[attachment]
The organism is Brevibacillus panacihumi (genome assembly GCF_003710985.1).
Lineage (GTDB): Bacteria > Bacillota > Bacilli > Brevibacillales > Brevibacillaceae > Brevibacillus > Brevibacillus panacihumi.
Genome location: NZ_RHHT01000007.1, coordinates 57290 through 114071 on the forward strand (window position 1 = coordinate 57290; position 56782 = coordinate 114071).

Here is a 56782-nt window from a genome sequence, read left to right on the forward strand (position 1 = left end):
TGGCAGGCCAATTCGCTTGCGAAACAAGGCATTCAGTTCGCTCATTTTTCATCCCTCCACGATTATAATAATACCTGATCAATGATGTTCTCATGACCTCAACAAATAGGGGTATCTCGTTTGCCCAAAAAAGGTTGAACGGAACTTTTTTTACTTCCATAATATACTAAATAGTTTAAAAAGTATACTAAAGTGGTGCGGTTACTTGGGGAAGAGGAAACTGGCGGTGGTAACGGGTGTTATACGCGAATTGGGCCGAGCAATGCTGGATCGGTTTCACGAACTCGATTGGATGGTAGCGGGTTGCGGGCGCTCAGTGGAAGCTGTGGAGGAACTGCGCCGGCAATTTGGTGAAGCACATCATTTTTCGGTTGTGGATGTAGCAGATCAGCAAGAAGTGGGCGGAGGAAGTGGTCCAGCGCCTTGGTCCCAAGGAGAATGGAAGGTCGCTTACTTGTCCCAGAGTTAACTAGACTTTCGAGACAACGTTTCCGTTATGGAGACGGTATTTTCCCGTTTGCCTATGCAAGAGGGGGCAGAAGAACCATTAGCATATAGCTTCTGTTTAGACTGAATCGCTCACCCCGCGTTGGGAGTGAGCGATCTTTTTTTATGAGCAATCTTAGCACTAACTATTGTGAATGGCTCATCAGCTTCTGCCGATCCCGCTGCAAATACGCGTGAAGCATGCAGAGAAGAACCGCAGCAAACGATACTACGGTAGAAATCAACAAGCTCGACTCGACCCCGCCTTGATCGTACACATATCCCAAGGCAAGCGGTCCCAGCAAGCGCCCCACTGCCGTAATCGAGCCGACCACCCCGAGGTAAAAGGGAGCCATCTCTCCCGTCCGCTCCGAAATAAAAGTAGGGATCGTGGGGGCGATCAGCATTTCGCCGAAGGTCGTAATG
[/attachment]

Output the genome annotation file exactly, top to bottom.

The organism is Brevibacillus panacihumi (genome assembly GCF_003710985.1).
Lineage (GTDB): Bacteria > Bacillota > Bacilli > Brevibacillales > Brevibacillaceae > Brevibacillus > Brevibacillus panacihumi.
Genome location: NZ_RHHT01000007.1, coordinates 57290 through 114071 on the forward strand (window position 1 = coordinate 57290; position 56782 = coordinate 114071).

Here is a 56782-nt window from a genome sequence, read left to right on the forward strand (position 1 = left end):
TGGCAGGCCAATTCGCTTGCGAAACAAGGCATTCAGTTCGCTCATTTTTCATCCCTCCACGATTATAATAATACCTGATCAATGATGTTCTCATGACCTCAACAAATAGGGGTATCTCGTTTGCCCAAAAAAGGTTGAACGGAACTTTTTTTACTTCCATAATATACTAAATAGTTTAAAAAGTATACTAAAGTGGTGCGGTTACTTGGGGAAGAGGAAACTGGCGGTGGTAACGGGTGTTATACGCGAATTGGGCCGAGCAATGCTGGATCGGTTTCACGAACTCGATTGGATGGTAGCGGGTTGCGGGCGCTCAGTGGAAGCTGTGGAGGAACTGCGCCGGCAATTTGGTGAAGCACATCATTTTTCGGTTGTGGATGTAGCAGATCAGCAAGAAGTGGGCGGAGGAAGTGGTCCAGCGCCTTGGTCCCAAGGAGAATGGAAGGTCGCTTACTTGTCCCAGAGTTAACTAGACTTTCGAGACAACGTTTCCGTTATGGAGACGGTATTTTCCCGTTTGCCTATGCAAGAGGGGGCAGAAGAACCATTAGCATATAGCTTCTGTTTAGACTGAATCGCTCACCCCGCGTTGGGAGTGAGCGATCTTTTTTTATGAGCAATCTTAGCACTAACTATTGTGAATGGCTCATCAGCTTCTGCCGATCCCGCTGCAAATACGCGTGAAGCATGCAGAGAAGAACCGCAGCAAACGATACTACGGTAGAAATCAACAAGCTCGACTCGACCCCGCCTTGATCGTACACATATCCCAAGGCAAGCGGTCCCAGCAAGCGCCCCACTGCCGTAATCGAGCCGACCACCCCGAGGTAAAAGGGAGCCATCTCTCCCGTCCGCTCCGAAATAAAAGTAGGGATCGTGGGGGCGATCAGCATTTCGCCGAAGGTCGTAATG